Audiobooks and the written word

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Aedes
 
Reply Wed 28 Oct, 2009 08:33 pm
I've got a 57 mile commute to work, so I spend at least 2 hours a day in the car. I've gotten very into audiobooks, and in the last 6 months I've "read" on audiobook the Complete Works of Shakespeare, Les Miserables, Moby Dick, The Count of Monte Cristo, David Copperfield, Oliver Twist, A Tale of Two Cities, and a number of other shorter works. This adds up to probably 10,000 pages of written text. On the other hand I'm truly reading (the conventional way) Anna Karenina, which is the best of all these books I've mentioned except maybe some of the Shakespeare plays and Moby Dick, but it's taking me far longer -- because I can't read it while driving, or while doing some brainless task like exercising or doing yard work.

Obviously there's a bit of a difference processing auditory information than with visual information. Technically to "read" implies using your eyes to apprehend visual text. Then again, you're not missing any of the written text when going through an audiobook, i.e. every written word is spoken. You can miss spoken words if you zone out, but the same can happen with reading text.

So what do we call this activity?
Is it "reading"?
If not, is there a better word for it? -- "listening" doesn't connote the same comprehension as "reading"

And does the interpretive aspect of a narrator's performance significantly alter the book? (keeping in mind that a written score of music is always interpreted by a musician)
 
Labyrinth
 
Reply Wed 28 Oct, 2009 11:18 pm
@Aedes,
Whether you're conventionally reading the book or not, the effect on the brain should be very similar. We receive only the words and our minds are left to process the images actively on their own. This active process is bypassed in say, watching television. I'd say as long as this element is there, one receives the benefit (or its greater part) of actual reading. This would explain why reading to children is so helpful to them.

The only thing taking away from our experience in listening to audiobooks is that we can't be totally focused on them. I'm assuming people listen to them while some activity such as driving as I can't imagine one just sitting on a couch listening to an audiobook.

I used to do what you've described, but I went through the books too quickly and it was a bit too pricy to keep pace. An audiobook is so much more expensive than the used books I'm used to buying. (Do you get your audiobooks used?)
 
Aedes
 
Reply Thu 29 Oct, 2009 05:28 am
@Aedes,
The vast majority are free on LibriVox, which are more than 2400 public domain works ready by volunteers. I also get some from the library and from friends and I subscribe to audible.com, which is a fairly cheap subscription fee.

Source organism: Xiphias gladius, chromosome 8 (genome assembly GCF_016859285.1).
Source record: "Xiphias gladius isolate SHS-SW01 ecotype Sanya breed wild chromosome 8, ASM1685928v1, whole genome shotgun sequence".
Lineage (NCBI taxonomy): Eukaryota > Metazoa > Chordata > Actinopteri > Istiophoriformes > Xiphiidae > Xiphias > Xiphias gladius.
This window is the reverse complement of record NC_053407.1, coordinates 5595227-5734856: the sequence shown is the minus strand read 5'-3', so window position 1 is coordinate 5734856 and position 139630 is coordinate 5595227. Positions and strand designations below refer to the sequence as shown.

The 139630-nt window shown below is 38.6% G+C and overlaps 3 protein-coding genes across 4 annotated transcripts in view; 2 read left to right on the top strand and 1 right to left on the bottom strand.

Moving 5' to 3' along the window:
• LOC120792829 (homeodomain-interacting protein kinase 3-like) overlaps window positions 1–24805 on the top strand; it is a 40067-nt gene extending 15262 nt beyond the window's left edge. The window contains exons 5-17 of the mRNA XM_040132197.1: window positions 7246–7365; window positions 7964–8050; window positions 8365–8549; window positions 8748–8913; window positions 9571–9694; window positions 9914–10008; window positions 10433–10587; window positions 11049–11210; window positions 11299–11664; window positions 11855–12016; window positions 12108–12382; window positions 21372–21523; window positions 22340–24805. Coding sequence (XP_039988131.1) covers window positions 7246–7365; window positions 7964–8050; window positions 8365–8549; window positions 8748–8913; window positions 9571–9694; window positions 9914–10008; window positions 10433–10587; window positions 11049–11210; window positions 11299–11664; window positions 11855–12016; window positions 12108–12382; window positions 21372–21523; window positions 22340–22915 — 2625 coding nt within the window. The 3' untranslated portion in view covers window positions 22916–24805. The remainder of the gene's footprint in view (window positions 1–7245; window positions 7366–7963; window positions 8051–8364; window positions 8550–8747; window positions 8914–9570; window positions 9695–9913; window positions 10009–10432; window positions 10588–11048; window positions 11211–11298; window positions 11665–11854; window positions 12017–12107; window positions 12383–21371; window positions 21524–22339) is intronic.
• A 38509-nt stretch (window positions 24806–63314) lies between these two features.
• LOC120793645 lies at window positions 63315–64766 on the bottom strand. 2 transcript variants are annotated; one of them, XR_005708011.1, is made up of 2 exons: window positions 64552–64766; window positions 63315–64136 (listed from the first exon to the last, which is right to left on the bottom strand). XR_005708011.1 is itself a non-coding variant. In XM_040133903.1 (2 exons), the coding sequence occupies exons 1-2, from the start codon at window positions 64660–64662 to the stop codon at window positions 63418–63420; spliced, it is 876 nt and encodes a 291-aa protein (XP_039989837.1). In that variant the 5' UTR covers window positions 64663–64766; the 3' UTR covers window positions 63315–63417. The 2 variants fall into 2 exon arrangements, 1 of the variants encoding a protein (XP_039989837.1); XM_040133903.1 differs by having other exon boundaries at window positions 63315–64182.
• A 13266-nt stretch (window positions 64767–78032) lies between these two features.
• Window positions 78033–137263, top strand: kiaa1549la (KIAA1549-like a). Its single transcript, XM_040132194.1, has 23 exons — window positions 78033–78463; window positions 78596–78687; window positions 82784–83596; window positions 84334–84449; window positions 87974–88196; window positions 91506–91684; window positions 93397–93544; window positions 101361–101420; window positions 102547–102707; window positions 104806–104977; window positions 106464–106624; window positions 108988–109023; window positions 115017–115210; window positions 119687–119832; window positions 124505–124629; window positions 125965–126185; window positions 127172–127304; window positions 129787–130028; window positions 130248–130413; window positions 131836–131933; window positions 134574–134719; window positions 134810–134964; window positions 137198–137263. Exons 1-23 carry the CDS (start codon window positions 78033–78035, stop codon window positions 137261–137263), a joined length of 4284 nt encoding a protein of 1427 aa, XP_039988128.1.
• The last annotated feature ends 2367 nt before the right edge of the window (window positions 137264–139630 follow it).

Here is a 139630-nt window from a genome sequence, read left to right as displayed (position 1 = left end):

gotmilk9991
 
Reply Thu 29 Oct, 2009 08:13 am
@Aedes,
I work at Barnes and Noble, and listening to an "eBook"we consider reading because it is still the act of gathering a story from a book, whether by visual or auditory. But I think that anything by auditory is a substanial amount harder to retain than visual so to me, physically having the book and reading it allows me to remember the story and also to be able repeat it to others.My last comment is that I would rather have the physical book in my hands than a gig on a electronic.
 
Aedes
 
Reply Thu 29 Oct, 2009 08:32 am
@Aedes,
My wife has become a huge fan of the Kindle, and it's a lot more pleasant than reading on a typical backlit screen -- and she can take it everywhere without the bulk of lots of books.

I have thought of myself as a visual and not an auditory learner, but I find I'm retaining a comparable amount with the audiobooks (even when doing some additional menial task like driving). The one thing I lack with audiobooks is seeing the spelling of names, which is particularly important with French works (like from Dumas and Hugo) because even though I speak a little French I have difficulty "seeing" the word when I hear it pronounced.
 
Pangloss
 
Reply Thu 29 Oct, 2009 12:13 pm
@Aedes,
This is an interesting subject. The two main issues that immediately come to my mind here are ones that have already been brought up.

First, you are right that the narration would affect the story. Hearing a voice is added information to the words, and I think can definitely affect one's interpretation of the material, depending on tone of voice, inflection, etc.

Second, there's just the simple issue of focus. It seems that when you read a book, there's a conscious effort to put aside time to sit down, open the book, and purely focus in thought on the material. Listening to an audiobook though, as you said, can be combined with other tasks, and I don't think this is as effective as reading just due to the fact that your level of attention is not as high. Not that it isn't possible...I suspect that if you were to close your eyes and meditate on an audiobook, your retention and understanding of the information could be as good, maybe better, than what you get from real reading. But one of the most basic things I've learned from psychology and my own experience is that attention level is incredibly important...many people may think they are paying attention, but there's that level of focus you can get to that really makes a difference in memory and understanding, which I don't think you can really achieve with 'reading' an audiobook, as long as it's accompanied by even menial tasks like jogging or something else.
 
 

 
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